Many patients who mutilate themselves as Kisha did have borderline personality disorder. During the interview, and later in a separate conversation with Kisha's mother, I looked hard for borderline dynamics and borderline symptoms. Besides Kisha's obvious, although unacknowledged, proclivity for turning disappointment into physical self-injury, I could not identify any.
Kisha denied any further intention or plan to harm herself. I took her at her word, for the moment anyway. But I knew she was not finished with these self-destructive acts. Kisha did not need to be hospitalized. She did need immediate, intense outpatient therapy with someone who knew how to draw her out and help her put words to the feelings-whatever they were, wherever they came from-that were eating at her from the inside and causing her to mutilate herself on the outside. Fortunately, her parents had insurance. I referred her to a nationally known psychiatric hospital in the city for outpatient care.
"Maureen," 37, was brought to the ER by her parents. "I've been very depressed," she said when I asked why she had come. The day before Maureen had gone to another ER, specifically, she told me, "to get a different antidepressant." She was taking fluoxetine(Drug information on fluoxetine) (Prozac), prescribed by a general practitioner two years earlier, with little or no benefit. Denied this medication, she became, by her own account, "hysterical" and "ran out" of the ER without receiving discharge instructions.
"I feel like I have hit rock bottom," Maureen told me. "I cry all the time. I feel like I have no control over myself." She had been seen by two psychiatrists briefly 15 years earlier, but had received no treatment since, in spite of periodic recurrences of her depression. "I feel as depressed now as ever," she said. "I have no hope of getting better." The depression had become worse during the preceding three months. During that time, her sleep had increased from seven to 10 hours a night. Also, her appetite had increased somewhat, and she had gained five pounds (she appeared slightly overweight).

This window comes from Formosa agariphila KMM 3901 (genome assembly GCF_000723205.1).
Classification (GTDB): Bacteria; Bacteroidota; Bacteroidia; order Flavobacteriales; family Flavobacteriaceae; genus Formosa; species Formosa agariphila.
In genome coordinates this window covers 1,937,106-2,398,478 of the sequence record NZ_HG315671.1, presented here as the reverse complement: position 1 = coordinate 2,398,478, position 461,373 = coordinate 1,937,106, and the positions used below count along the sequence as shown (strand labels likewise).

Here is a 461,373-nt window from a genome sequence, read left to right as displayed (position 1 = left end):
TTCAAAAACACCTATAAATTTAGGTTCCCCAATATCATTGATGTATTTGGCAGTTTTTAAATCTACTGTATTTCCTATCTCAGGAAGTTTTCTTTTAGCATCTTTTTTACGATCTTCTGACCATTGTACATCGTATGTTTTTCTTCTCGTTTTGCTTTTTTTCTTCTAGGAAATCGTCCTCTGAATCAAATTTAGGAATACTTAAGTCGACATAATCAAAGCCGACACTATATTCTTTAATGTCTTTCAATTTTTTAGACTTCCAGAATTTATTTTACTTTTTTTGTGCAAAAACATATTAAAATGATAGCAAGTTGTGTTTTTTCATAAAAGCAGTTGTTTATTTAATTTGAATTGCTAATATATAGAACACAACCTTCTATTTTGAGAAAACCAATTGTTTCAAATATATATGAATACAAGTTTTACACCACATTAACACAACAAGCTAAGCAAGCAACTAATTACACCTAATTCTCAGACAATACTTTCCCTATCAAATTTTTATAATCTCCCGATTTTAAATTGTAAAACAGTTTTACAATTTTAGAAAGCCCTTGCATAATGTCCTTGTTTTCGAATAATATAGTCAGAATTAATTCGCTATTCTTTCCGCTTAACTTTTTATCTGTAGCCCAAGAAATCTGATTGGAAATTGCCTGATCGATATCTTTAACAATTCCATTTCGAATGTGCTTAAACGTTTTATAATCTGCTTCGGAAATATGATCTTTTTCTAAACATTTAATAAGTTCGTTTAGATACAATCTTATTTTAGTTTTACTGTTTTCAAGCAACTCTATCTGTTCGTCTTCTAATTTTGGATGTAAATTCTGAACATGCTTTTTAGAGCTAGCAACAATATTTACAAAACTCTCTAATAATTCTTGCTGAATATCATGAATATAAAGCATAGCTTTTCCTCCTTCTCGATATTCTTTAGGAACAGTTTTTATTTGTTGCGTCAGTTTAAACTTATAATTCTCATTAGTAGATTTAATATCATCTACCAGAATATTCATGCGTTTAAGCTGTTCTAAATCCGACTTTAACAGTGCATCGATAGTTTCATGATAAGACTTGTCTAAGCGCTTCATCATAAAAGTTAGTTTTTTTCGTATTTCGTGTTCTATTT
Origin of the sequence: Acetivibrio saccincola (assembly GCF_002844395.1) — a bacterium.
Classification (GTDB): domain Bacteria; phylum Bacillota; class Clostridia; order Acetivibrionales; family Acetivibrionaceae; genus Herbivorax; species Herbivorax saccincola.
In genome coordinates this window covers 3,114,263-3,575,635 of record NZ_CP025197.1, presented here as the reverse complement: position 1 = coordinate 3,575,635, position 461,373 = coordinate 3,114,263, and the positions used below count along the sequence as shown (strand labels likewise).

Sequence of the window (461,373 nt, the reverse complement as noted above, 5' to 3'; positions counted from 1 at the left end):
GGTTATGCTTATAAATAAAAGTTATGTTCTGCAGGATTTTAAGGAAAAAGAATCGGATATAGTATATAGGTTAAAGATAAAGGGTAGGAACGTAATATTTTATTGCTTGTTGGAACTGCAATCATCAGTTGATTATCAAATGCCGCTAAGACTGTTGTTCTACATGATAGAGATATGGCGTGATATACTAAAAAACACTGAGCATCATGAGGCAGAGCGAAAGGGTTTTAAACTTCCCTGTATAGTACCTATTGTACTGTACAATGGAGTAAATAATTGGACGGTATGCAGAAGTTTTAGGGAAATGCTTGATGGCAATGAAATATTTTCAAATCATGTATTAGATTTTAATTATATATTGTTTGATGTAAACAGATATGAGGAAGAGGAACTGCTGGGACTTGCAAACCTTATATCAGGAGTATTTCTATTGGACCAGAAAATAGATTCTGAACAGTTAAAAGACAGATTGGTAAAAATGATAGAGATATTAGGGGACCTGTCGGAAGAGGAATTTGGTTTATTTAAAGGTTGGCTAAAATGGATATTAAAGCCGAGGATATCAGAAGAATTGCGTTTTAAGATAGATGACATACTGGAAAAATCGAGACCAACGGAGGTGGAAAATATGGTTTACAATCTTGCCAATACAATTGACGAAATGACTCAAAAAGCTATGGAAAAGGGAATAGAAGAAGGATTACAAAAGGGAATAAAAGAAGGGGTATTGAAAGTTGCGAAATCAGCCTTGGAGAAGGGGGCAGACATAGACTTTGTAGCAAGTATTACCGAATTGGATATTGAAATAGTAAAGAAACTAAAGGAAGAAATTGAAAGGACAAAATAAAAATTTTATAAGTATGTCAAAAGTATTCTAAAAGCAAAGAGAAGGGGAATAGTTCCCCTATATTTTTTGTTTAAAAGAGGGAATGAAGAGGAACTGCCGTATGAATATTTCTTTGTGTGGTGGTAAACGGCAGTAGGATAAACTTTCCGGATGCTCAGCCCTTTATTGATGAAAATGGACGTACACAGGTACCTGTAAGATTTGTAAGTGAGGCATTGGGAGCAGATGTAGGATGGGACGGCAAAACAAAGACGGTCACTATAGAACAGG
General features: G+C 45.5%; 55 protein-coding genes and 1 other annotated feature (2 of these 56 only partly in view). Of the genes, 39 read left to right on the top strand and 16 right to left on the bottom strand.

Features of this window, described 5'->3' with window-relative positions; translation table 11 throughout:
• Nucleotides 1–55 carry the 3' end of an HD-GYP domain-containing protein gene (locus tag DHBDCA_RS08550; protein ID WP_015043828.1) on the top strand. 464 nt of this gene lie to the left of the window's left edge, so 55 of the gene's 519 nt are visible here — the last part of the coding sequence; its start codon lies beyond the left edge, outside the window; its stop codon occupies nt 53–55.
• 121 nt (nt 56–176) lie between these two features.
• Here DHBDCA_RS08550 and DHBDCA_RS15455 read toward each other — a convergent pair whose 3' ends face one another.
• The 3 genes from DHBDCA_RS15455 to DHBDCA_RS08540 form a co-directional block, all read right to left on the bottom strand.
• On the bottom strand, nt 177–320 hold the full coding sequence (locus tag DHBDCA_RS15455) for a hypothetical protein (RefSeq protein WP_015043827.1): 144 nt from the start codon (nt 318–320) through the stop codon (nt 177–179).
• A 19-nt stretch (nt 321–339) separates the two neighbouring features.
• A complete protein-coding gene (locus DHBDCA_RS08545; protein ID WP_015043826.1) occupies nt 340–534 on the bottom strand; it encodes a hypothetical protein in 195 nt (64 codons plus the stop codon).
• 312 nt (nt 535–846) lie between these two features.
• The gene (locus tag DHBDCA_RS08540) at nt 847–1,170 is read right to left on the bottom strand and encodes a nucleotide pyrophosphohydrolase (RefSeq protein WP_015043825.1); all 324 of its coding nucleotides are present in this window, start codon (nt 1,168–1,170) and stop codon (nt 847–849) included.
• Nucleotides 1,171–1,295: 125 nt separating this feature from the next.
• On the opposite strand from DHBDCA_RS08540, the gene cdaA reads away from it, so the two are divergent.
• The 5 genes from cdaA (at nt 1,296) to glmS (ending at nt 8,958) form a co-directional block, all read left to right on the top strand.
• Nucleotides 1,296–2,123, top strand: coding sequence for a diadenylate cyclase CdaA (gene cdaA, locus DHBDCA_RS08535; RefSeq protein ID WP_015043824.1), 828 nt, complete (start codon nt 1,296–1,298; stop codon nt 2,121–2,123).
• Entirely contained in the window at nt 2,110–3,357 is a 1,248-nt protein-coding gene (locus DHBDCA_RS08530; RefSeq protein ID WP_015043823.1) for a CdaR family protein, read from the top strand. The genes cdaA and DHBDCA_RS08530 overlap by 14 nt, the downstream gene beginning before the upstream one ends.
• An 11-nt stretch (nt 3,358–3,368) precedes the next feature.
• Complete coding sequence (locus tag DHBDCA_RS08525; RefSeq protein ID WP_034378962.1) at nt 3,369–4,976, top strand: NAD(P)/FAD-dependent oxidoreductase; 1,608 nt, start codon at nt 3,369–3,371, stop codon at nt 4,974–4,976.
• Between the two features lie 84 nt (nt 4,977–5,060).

Maureen had two years of college and worked as a photographer for a company that supplied photos of sports events for high school and college yearbooks. Her job was competitive and stressful. At certain times of the year she worked up to 80 hours a week, often facing deadlines. "I put more pressure on myself than the job does," she said with no apparent regret. In spite of her increasing depression during the past three months, Maureen's boss was satisfied with her work, but Maureen did not feel she was performing well. Everything required more effort now. It was harder to concentrate. Maureen found what she did less interesting, and she cut back her social activities considerably. She got little joy from work and contact with friends. Losing her edge made her feel guilty.
Clearly, Maureen was having an episode of major depression. From her story and from the fact that she had been on fluoxetine for two years, an underlying dysthymic disorder was also quite likely, giving her what is known as "double depression." She also experienced a good deal of anxiety and took clonazepam(Drug information on clonazepam) (Klonopin) as needed. Maureen denied ever using illicit drugs or abusing alcohol(Drug information on alcohol). The toxicology screen was positive only for barbiturates. (She took [butalbital and acetaminophen] for headaches; the hospital's benzodiazepine test did not detect clonazepam at therapeutic levels.)
Maureen insisted she had no intention or plan to harm herself, but added, "I can't imagine living my life this way indefinitely." Fifteen years earlier, she had "tried to get up the nerve to take a bottle of pills," but could not. Five years earlier, she had sat in her car with the motor running and the garage door shut for five minutes, but terminated this potentially lethal act because, she told me, she "couldn't go through with it."
When I asked Maureen why she thought she was feeling depressed, she did not acknowledge a single negative factor in her life (unlike Kisha, she did at least admit to having symptoms of depression). Questioning her about her marriage, job, finances and family produced no revelations. She had supportive parents, a relatively secure if stressful job she liked and excelled at, and no financial problems. She had been married for about 15 years, had no children and thought her relationship with her husband was good.